What is naratriptan?
Naratriptan (brand name: Amerge®) is a triptan medication that helps lessen all of the symptoms of an acute migraine headache, not just that horrible head pain. It can also reduce dizziness, nausea, and light and/or sound sensitivity.
What will it do for me?
Naratriptan helps you get back to your life faster. Instead of waiting out a migraine attack in a dark room, you can use naratriptan to ease your symptoms.
How does it help?
Research indicates that the blood vessels around your brain over-expand during an acute migraine headache. So naratriptan narrows those vessels—a process scientists call “vasoconstriction.” It also works to decrease inflammation in the nerves and quiet the loud pain signals that cause severe head pain.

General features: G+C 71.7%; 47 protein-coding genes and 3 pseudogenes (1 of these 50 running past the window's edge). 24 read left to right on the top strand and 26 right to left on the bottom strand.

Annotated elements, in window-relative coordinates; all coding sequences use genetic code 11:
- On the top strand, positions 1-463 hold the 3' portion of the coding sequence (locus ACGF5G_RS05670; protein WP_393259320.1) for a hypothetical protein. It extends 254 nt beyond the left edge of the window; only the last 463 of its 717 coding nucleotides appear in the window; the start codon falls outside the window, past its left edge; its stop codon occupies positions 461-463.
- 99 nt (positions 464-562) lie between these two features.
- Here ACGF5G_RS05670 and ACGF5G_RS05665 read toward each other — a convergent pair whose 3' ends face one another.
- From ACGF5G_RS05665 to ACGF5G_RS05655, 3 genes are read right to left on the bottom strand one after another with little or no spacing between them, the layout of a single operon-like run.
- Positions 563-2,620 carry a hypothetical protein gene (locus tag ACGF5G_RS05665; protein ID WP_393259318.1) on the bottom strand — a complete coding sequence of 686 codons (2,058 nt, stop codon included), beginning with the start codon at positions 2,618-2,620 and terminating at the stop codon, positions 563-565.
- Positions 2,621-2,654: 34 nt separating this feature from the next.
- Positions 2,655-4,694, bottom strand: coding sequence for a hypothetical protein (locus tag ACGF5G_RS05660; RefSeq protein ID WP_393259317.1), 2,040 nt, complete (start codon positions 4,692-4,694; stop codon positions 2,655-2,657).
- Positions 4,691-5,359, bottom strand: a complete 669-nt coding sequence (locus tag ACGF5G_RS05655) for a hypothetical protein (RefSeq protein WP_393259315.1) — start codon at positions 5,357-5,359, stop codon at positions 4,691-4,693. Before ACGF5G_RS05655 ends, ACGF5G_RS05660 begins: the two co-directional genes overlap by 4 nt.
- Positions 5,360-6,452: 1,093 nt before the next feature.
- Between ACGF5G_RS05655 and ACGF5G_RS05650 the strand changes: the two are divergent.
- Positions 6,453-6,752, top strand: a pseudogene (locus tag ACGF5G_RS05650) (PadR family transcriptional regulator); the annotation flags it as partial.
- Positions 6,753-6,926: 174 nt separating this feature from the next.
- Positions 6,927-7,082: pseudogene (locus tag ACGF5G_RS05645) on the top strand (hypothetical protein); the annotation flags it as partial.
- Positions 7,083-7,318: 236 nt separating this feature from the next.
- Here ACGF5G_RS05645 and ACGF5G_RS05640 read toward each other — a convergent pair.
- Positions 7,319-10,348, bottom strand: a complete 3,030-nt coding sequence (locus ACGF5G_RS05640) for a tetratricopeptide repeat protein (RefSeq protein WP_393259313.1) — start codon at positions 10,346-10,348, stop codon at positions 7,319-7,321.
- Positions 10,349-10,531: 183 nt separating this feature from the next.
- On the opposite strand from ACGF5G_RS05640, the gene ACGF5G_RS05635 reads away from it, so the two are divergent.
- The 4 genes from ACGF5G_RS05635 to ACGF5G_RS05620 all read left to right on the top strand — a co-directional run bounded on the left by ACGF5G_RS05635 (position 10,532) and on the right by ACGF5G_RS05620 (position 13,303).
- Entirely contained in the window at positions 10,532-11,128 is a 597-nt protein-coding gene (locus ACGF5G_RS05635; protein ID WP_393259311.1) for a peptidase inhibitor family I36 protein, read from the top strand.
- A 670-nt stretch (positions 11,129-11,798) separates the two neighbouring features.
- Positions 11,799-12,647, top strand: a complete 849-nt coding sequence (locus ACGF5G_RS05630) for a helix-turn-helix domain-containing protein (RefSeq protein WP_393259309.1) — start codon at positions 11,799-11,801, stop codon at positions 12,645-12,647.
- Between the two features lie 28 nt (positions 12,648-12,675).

How do I get naratriptan?
Naratriptan is a prescription medicine so you’ll need to talk to your doctor first to make sure it’s right for you. Get started today with a Cove doctor consultation.
How should I take it?
Right away—in other words, at the very first sign of a migraine headache. You should take naratriptan with water, but food is optional.
What should I be cautious of?
If any of the below looks familiar, definitely talk to your doctor before taking naratriptan. Drug interactions and side effects can be unpleasant. Here are some risk factors to consider:
- You’re on other medications.
- You’ve had angina, heart attack, chest pain, or other heart conditions.
- You’ve had a stroke or TIA.
- You’ve had a stroke-like migraine (hemiplegic migraine).
- You’ve been told you’ve had a brainstem migraine (basilar migraine).
- You have poor circulation.
- You have uncontrolled high blood pressure.